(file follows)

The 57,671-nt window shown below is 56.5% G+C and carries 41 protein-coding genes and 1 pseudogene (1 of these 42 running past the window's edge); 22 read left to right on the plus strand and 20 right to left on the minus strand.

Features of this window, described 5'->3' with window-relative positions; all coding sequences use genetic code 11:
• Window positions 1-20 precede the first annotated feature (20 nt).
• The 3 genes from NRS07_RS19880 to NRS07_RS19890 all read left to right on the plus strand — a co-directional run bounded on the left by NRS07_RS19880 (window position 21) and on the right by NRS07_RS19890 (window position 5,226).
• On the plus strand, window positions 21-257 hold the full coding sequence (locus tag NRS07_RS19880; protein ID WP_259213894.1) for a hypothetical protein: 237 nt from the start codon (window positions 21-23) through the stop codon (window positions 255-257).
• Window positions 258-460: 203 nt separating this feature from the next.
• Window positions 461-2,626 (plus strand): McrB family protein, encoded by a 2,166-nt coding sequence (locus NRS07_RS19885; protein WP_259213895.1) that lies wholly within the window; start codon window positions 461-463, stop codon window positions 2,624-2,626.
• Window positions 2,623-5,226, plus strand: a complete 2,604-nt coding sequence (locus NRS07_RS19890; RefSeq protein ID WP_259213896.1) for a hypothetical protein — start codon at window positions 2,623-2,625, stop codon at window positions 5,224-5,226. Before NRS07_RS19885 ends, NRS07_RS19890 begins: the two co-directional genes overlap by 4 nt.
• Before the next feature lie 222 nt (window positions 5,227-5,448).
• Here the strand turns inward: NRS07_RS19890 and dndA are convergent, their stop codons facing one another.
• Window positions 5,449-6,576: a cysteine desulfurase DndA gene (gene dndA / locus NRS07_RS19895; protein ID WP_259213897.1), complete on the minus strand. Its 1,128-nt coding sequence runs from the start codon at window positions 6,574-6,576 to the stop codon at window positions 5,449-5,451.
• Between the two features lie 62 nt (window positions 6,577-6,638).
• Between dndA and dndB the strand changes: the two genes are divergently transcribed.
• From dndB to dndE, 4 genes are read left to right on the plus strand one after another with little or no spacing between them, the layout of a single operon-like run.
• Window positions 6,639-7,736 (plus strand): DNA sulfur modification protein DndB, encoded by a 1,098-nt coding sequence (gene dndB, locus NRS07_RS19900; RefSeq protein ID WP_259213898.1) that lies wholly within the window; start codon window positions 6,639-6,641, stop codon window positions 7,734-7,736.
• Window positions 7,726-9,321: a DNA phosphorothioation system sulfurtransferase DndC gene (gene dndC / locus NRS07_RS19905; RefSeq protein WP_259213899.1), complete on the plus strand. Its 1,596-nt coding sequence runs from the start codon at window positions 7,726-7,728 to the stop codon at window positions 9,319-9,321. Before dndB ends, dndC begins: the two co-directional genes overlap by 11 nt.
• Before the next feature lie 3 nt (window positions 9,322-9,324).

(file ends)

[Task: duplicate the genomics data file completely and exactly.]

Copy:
The 57,671-nt window shown below is 56.5% G+C and carries 41 protein-coding genes and 1 pseudogene (1 of these 42 running past the window's edge); 22 read left to right on the plus strand and 20 right to left on the minus strand.

Features of this window, described 5'->3' with window-relative positions; all coding sequences use genetic code 11:
• Window positions 1-20 precede the first annotated feature (20 nt).
• The 3 genes from NRS07_RS19880 to NRS07_RS19890 all read left to right on the plus strand — a co-directional run bounded on the left by NRS07_RS19880 (window position 21) and on the right by NRS07_RS19890 (window position 5,226).
• On the plus strand, window positions 21-257 hold the full coding sequence (locus tag NRS07_RS19880; protein ID WP_259213894.1) for a hypothetical protein: 237 nt from the start codon (window positions 21-23) through the stop codon (window positions 255-257).
• Window positions 258-460: 203 nt separating this feature from the next.
• Window positions 461-2,626 (plus strand): McrB family protein, encoded by a 2,166-nt coding sequence (locus NRS07_RS19885; protein WP_259213895.1) that lies wholly within the window; start codon window positions 461-463, stop codon window positions 2,624-2,626.
• Window positions 2,623-5,226, plus strand: a complete 2,604-nt coding sequence (locus NRS07_RS19890; RefSeq protein ID WP_259213896.1) for a hypothetical protein — start codon at window positions 2,623-2,625, stop codon at window positions 5,224-5,226. Before NRS07_RS19885 ends, NRS07_RS19890 begins: the two co-directional genes overlap by 4 nt.
• Before the next feature lie 222 nt (window positions 5,227-5,448).
• Here the strand turns inward: NRS07_RS19890 and dndA are convergent, their stop codons facing one another.
• Window positions 5,449-6,576: a cysteine desulfurase DndA gene (gene dndA / locus NRS07_RS19895; protein ID WP_259213897.1), complete on the minus strand. Its 1,128-nt coding sequence runs from the start codon at window positions 6,574-6,576 to the stop codon at window positions 5,449-5,451.
• Between the two features lie 62 nt (window positions 6,577-6,638).
• Between dndA and dndB the strand changes: the two genes are divergently transcribed.
• From dndB to dndE, 4 genes are read left to right on the plus strand one after another with little or no spacing between them, the layout of a single operon-like run.
• Window positions 6,639-7,736 (plus strand): DNA sulfur modification protein DndB, encoded by a 1,098-nt coding sequence (gene dndB, locus NRS07_RS19900; RefSeq protein ID WP_259213898.1) that lies wholly within the window; start codon window positions 6,639-6,641, stop codon window positions 7,734-7,736.
• Window positions 7,726-9,321: a DNA phosphorothioation system sulfurtransferase DndC gene (gene dndC / locus NRS07_RS19905; RefSeq protein WP_259213899.1), complete on the plus strand. Its 1,596-nt coding sequence runs from the start codon at window positions 7,726-7,728 to the stop codon at window positions 9,319-9,321. Before dndB ends, dndC begins: the two co-directional genes overlap by 11 nt.
• Before the next feature lie 3 nt (window positions 9,322-9,324).